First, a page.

In New Jersey, Coffee Drinking and Driving Could Be Banned
If road rage wasn't already bad enough in the Garden State
If you're driving through New Jersey this summer, it might be best to fuel up on caffeine before you hit the road. New Jersey coffee drinkers may be prohibited from driving while enjoying their morning cup, if State Assemblyman John Wisniewski's proposed distracted driving law comes to pass. The proposed legislation, which is one of the harshest of such measures proposed in the country, would ban drinking, eating, opening maps, and reading newspapers while driving in New Jersey. (Although to be fair, the last item on that list should already be against the law, since it's a clear violation of common sense in the first place.)
Of course, the proposed New Jersey coffee drinking and driving legislation wouldn't just target coffee. New Jersey's distracted driving proposition would ban "any activity unrelated to the actual operation of a motor vehicle in a manner that interferes with the safe operation of the vehicle on a public road or highway." So that includes eating breakfast burritos, applying makeup and, presumably, calling in your favorite Bon Jovi song to the local radio station during the rush hour rock block. Getting caught under the proposed law would net you a $200 to $400 fine for the first offense, a $400 to $600 ticket for the second, and a penalty between $600 and $800 for the third offense, in addition to a three-month license suspension and points.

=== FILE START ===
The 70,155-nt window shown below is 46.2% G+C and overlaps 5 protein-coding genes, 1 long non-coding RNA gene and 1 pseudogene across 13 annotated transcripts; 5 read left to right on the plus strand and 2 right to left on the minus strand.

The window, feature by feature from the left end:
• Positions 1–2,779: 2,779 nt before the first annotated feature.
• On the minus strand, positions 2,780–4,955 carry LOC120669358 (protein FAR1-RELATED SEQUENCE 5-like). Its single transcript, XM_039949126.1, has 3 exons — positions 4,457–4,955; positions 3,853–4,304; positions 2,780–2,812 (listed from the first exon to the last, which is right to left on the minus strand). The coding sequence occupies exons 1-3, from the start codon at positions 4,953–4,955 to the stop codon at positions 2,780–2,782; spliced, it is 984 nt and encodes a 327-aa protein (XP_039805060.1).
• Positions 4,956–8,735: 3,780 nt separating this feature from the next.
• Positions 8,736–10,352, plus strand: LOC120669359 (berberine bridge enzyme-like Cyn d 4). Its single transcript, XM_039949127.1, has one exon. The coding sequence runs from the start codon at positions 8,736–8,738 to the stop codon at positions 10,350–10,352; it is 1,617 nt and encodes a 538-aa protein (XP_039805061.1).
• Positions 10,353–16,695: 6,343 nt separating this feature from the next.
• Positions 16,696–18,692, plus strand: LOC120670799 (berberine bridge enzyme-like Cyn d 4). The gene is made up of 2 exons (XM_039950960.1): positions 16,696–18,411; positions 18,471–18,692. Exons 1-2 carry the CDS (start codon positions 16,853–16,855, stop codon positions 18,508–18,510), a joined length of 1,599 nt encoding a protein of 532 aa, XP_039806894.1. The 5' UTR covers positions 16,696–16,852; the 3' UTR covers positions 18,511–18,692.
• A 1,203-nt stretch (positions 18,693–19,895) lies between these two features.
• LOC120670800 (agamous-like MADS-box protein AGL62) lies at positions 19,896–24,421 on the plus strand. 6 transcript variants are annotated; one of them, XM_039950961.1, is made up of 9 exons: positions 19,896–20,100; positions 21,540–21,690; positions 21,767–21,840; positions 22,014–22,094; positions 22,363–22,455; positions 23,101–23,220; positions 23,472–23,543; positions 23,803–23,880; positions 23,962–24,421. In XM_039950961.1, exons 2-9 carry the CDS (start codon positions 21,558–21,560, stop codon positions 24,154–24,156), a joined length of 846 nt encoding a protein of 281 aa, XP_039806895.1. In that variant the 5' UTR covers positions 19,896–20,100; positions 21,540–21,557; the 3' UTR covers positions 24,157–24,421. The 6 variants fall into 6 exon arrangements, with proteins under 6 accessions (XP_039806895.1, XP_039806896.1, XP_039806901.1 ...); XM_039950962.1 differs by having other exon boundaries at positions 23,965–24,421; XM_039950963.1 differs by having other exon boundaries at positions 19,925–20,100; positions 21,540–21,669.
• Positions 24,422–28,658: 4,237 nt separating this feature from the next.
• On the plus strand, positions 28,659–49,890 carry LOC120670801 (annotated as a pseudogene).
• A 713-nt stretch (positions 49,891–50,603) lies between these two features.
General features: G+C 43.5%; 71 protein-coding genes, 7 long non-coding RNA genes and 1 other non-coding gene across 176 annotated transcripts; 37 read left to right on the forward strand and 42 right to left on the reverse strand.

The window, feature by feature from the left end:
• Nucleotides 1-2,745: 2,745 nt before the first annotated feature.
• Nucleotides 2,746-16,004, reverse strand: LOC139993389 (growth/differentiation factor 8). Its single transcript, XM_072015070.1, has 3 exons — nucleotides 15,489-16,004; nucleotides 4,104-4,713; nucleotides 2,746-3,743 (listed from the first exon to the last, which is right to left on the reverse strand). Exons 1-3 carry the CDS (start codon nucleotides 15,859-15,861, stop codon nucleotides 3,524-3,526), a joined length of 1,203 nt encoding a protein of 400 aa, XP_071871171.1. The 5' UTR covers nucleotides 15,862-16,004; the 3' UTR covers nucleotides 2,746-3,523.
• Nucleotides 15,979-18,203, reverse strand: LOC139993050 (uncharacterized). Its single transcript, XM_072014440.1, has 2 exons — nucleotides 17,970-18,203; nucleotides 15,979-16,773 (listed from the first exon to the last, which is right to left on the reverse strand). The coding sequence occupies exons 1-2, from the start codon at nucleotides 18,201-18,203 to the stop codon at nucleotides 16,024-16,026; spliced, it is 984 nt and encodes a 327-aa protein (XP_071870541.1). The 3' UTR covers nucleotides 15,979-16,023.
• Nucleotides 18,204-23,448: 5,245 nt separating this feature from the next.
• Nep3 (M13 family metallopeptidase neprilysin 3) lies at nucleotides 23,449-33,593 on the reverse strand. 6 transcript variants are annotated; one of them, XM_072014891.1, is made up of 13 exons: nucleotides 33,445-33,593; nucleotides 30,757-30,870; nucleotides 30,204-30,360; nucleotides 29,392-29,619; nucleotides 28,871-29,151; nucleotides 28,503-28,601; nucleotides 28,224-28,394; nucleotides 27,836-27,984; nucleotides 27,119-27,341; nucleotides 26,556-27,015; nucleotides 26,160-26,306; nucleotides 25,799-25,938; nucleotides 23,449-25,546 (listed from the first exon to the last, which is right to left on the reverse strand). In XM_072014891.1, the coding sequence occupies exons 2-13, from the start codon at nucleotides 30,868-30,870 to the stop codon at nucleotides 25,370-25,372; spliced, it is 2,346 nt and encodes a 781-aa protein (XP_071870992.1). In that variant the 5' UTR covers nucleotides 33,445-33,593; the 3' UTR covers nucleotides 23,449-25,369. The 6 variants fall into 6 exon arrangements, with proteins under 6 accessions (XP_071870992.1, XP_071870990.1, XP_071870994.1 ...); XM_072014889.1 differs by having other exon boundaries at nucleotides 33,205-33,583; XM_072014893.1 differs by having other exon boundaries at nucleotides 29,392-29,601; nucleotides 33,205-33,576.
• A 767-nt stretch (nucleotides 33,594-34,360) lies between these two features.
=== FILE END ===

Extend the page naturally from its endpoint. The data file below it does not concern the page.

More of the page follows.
The New Jersey coffee drinking and driving ban isn't the only measure that has come up in state legislatures across the country, Maine and Utah's distracted driving statues are similarly strict, imposing fines and penalties for almost any form of distracted driving. And New Jersey's distracted driving laws might become more common in other states as well, as the country gravitates toward harsher punishment for drivers who do not focus on the road. Most states, however, have not banned specific activities. They've opted for broader bans on activities that "impair the driver's ability to drive safely," or are "[...] not necessary to operating the vehicle."
But even if New Jersey coffee drinkers aren't able to take their latte on the road, there might alternatives in the offing that could let them enjoy their morning caffeine fix.
Even if this law doesn't pass, having a hands-free coffee cup might not be a bad thing to pursue anyway. Get to work, Elon Musk.